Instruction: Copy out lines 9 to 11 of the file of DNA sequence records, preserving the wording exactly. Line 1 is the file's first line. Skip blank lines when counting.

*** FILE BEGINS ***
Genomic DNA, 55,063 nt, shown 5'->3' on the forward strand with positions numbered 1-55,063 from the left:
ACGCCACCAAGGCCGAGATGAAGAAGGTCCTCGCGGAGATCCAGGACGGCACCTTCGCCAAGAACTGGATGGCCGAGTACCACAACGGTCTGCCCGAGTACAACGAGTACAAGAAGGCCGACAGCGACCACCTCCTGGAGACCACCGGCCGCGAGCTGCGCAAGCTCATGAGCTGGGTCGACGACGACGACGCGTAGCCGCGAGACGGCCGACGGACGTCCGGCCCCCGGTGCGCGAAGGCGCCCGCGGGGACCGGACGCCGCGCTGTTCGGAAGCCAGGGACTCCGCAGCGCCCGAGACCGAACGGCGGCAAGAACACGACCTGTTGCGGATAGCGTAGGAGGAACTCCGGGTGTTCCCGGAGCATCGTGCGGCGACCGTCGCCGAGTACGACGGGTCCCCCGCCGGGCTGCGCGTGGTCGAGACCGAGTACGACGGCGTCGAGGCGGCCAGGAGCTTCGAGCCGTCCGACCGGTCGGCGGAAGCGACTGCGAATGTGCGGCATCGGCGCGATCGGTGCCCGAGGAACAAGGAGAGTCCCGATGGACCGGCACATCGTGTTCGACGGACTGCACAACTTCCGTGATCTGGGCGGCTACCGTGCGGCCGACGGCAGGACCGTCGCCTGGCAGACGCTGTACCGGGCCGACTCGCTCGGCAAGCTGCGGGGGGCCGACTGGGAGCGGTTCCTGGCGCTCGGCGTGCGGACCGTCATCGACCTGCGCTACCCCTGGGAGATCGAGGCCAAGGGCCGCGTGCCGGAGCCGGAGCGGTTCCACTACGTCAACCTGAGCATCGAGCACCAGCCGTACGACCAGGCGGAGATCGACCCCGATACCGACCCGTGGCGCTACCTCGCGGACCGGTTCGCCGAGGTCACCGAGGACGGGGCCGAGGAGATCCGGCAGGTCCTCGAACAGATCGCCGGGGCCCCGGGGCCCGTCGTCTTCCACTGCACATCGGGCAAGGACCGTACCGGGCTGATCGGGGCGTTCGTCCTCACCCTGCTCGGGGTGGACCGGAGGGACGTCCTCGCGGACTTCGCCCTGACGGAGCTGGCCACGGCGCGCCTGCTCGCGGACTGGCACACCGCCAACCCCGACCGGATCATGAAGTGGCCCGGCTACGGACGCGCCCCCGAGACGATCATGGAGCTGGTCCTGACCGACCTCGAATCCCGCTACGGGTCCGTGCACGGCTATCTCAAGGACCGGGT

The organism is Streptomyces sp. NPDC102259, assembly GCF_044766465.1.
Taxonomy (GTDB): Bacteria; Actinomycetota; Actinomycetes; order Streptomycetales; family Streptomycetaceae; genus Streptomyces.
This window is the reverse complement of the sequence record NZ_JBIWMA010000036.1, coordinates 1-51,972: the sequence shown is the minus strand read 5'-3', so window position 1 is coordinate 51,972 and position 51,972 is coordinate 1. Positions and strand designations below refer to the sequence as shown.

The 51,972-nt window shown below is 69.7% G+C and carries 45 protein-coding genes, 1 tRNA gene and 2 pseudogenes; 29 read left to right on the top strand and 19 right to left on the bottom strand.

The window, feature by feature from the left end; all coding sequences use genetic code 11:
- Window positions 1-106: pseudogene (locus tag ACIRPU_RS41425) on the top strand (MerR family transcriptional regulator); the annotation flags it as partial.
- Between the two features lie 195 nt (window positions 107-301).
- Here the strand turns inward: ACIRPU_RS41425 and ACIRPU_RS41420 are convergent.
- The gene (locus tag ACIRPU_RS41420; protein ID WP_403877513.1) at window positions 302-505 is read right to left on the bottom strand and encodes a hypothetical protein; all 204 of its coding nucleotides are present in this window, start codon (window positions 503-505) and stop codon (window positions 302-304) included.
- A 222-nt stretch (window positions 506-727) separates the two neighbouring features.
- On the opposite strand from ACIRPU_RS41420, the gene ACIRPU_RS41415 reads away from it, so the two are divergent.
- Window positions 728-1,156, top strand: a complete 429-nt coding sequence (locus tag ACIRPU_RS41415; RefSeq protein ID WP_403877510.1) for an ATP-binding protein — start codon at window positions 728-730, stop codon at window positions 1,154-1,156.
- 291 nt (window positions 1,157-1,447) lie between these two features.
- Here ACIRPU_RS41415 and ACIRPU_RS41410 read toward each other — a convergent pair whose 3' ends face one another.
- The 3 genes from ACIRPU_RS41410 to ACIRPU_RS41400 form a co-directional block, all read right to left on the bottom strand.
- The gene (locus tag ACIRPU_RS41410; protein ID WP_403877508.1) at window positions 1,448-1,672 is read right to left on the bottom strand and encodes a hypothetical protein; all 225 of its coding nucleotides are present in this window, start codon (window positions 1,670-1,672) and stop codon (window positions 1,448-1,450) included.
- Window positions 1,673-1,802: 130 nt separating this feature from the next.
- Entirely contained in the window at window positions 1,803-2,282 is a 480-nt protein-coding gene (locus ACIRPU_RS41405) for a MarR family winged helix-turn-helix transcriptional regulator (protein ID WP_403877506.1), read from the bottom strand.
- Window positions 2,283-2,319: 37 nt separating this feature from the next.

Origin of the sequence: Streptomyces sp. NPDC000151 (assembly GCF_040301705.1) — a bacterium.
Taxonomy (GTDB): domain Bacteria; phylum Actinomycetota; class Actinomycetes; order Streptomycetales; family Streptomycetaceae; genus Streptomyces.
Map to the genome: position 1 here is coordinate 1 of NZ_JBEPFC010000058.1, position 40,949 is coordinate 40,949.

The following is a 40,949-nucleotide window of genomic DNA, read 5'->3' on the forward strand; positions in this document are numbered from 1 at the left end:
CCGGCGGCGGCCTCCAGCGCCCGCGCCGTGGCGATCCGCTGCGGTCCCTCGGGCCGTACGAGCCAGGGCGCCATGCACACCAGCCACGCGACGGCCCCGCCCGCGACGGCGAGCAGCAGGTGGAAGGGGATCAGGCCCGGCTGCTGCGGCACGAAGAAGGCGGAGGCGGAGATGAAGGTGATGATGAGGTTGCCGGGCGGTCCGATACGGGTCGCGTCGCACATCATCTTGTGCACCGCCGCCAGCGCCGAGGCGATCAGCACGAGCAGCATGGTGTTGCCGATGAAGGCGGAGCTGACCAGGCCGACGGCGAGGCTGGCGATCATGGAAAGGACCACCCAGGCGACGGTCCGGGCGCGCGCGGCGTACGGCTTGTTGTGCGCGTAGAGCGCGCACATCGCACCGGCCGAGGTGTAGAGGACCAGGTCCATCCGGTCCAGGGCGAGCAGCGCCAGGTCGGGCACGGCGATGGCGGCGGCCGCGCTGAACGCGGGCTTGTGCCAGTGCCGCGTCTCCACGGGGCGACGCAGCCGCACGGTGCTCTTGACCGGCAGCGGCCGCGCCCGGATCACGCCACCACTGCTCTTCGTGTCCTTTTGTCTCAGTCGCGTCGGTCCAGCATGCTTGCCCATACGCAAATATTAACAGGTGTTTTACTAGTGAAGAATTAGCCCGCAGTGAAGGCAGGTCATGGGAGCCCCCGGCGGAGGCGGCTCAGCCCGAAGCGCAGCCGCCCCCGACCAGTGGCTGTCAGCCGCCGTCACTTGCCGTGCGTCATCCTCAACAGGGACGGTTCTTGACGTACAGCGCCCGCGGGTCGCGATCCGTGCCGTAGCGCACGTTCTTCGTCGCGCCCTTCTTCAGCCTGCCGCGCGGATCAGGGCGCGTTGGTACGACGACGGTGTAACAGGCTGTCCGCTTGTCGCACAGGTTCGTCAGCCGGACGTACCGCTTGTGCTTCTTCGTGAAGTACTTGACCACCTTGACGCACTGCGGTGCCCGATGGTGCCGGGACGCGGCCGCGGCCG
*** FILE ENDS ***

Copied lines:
- Between the two features lie 195 nt (window positions 107-301).
- Here the strand turns inward: ACIRPU_RS41425 and ACIRPU_RS41420 are convergent.
- The gene (locus tag ACIRPU_RS41420; protein ID WP_403877513.1) at window positions 302-505 is read right to left on the bottom strand and encodes a hypothetical protein; all 204 of its coding nucleotides are present in this window, start codon (window positions 503-505) and stop codon (window positions 302-304) included.